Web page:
, Volume 64, Issue 1, pp 43–47 | Cite as

Effects of exenatide and liraglutide on postchallenge glucose disposal in individuals with normal glucose tolerance

  • Yushi HirotaEmail author
  • Tomokazu Matsuda
  • Shinsuke Nakajima
  • Michinori Takabe
  • Naoko Hashimoto
  • Tomoaki Nakamura
  • Yuko Okada
  • Kazuhiko Sakaguchi
  • Wataru Ogawa
Original Article



Glucagon-like peptide–1 receptor agonists (GLP-1RAs) are categorized as short- or long-acting types, but information regarding differences in the effects of these two types on postprandial glucose disposal has been limited. We have now investigated the effects of exenatide and liraglutide (short- and long-acting GLP-1RAs, respectively) on glucose disposal during an oral glucose tolerance test (OGTT).


Fourteen healthy volunteers with normal glucose tolerance underwent three OGTTs, which were performed without pharmacological intervention or after a single administration of exenatide or liraglutide at 30 min and 10 h, respectively, before test initiation. The three OGTTs were performed with intervals of at least 7 days between successive tests and within a period of 2 months.


Exenatide, but not liraglutide, markedly decelerated the peak of both plasma glucose and serum insulin levels during the OGTT, with the peaks of both glucose and insulin concentrations occurring at 150 min after test initiation with exenatide compared with 30 min in the control condition or with liraglutide. Exenatide and liraglutide reduced the area under the curve for plasma glucose levels during the OGTT by similar extents, whereas that for serum insulin levels was reduced only by exenatide.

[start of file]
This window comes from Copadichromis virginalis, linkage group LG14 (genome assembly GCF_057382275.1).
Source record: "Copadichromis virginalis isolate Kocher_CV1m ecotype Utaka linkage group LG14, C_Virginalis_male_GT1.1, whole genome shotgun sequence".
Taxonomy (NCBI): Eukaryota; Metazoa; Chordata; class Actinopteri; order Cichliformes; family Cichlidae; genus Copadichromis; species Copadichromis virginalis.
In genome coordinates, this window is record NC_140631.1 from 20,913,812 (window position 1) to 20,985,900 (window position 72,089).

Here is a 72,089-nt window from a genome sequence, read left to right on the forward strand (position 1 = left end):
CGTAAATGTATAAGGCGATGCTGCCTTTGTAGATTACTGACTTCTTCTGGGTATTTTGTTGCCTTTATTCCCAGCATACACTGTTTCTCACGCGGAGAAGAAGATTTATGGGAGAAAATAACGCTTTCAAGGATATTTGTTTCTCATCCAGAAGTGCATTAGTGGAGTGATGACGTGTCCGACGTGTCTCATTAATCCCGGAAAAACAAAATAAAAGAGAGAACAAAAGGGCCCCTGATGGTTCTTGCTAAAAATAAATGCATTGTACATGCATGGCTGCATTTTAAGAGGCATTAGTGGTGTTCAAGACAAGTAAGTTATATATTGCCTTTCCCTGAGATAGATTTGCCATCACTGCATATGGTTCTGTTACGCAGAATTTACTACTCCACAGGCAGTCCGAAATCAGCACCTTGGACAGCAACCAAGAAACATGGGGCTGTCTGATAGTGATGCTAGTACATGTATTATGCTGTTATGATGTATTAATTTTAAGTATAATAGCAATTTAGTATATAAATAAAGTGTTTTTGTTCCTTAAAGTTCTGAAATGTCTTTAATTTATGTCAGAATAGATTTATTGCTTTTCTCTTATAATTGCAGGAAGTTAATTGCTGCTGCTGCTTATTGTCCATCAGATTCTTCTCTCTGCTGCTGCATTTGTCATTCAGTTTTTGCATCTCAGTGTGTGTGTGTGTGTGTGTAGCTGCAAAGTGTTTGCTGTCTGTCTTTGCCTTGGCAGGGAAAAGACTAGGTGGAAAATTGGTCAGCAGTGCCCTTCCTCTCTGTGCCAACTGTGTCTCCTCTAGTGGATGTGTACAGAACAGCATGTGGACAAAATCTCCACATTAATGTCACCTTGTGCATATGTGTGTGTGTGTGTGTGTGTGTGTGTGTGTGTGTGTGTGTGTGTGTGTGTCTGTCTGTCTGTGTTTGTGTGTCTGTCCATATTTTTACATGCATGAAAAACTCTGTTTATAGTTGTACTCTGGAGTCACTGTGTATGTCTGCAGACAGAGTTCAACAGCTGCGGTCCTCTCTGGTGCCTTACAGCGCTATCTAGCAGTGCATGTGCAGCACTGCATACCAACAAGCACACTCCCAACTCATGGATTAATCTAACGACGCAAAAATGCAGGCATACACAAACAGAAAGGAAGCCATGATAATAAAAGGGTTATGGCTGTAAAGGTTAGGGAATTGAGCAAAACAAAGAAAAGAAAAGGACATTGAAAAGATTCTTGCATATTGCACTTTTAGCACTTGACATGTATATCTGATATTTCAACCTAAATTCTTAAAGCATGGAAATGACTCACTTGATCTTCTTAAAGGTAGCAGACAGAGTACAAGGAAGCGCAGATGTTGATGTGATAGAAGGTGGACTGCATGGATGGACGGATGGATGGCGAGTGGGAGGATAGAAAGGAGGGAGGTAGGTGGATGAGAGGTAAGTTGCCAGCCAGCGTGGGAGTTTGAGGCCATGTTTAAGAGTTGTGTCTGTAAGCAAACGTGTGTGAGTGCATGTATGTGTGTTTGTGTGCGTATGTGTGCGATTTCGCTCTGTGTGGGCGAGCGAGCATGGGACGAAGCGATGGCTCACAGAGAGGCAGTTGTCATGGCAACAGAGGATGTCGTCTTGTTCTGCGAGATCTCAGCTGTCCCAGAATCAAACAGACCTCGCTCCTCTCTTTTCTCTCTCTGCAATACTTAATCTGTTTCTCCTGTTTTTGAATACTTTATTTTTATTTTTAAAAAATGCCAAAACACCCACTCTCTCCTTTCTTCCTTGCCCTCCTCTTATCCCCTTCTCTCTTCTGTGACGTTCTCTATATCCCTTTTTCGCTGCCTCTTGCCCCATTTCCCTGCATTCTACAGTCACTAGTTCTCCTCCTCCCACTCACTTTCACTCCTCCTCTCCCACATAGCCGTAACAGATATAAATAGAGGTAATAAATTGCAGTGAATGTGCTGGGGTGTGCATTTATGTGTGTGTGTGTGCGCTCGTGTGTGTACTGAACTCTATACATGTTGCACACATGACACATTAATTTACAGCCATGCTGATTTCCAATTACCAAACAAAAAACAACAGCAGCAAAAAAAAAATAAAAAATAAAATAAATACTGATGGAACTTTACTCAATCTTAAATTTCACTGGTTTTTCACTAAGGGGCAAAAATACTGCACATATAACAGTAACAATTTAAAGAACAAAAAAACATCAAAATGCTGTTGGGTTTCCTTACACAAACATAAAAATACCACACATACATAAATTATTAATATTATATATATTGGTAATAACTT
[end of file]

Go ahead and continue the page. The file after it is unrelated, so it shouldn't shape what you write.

Our results suggest that exenatide decelerates the increase in plasma glucose levels through inhibition of glucose absorption and that it exerts an insulin-sparing action after glucose challenge.


Exenatide Liraglutide Oral glucose tolerance test Japanese 



We thank Yuki Nishimoto, Kei Yoshino, Takehito Takeuchi, Hiroshi Miura, and Yasushi Nakagawa for assistance with data collection.

Compliance with ethical standards

Conflict of interest

T.M., K.S., and W.O. have received lecture fees from Novo Nordisk; Y.H., K.S., and W.O. have received lecture fees from Eli Lilly; and Y.H. and W.O. have received lecture fees from Astra Zeneca. W.O. has received research support from Novo Nordisk, Eli Lilly, and Astra Zeneca.

Ethical approval

This exploratory, open-label, single-center study was approved by the ethics committee of Kobe University Graduate School of Medicine (approval no. 230021), conforms to the provisions of the Declaration of Helsinki, and is registered in the University Hospital Medical Information Network (UMIN000006858).

Informed consent

All the individuals provided written informed consent to participation in the study.


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© Springer Science+Business Media, LLC, part of Springer Nature 2018

Authors and Affiliations

  1. 1.Division of Diabetes and Endocrinology, Department of Internal MedicineKobe University Graduate School of MedicineKobeJapan
  2. 2.Division of General Internal Medicine, Department of Internal MedicineKobe University Graduate School of MedicineKobeJapan

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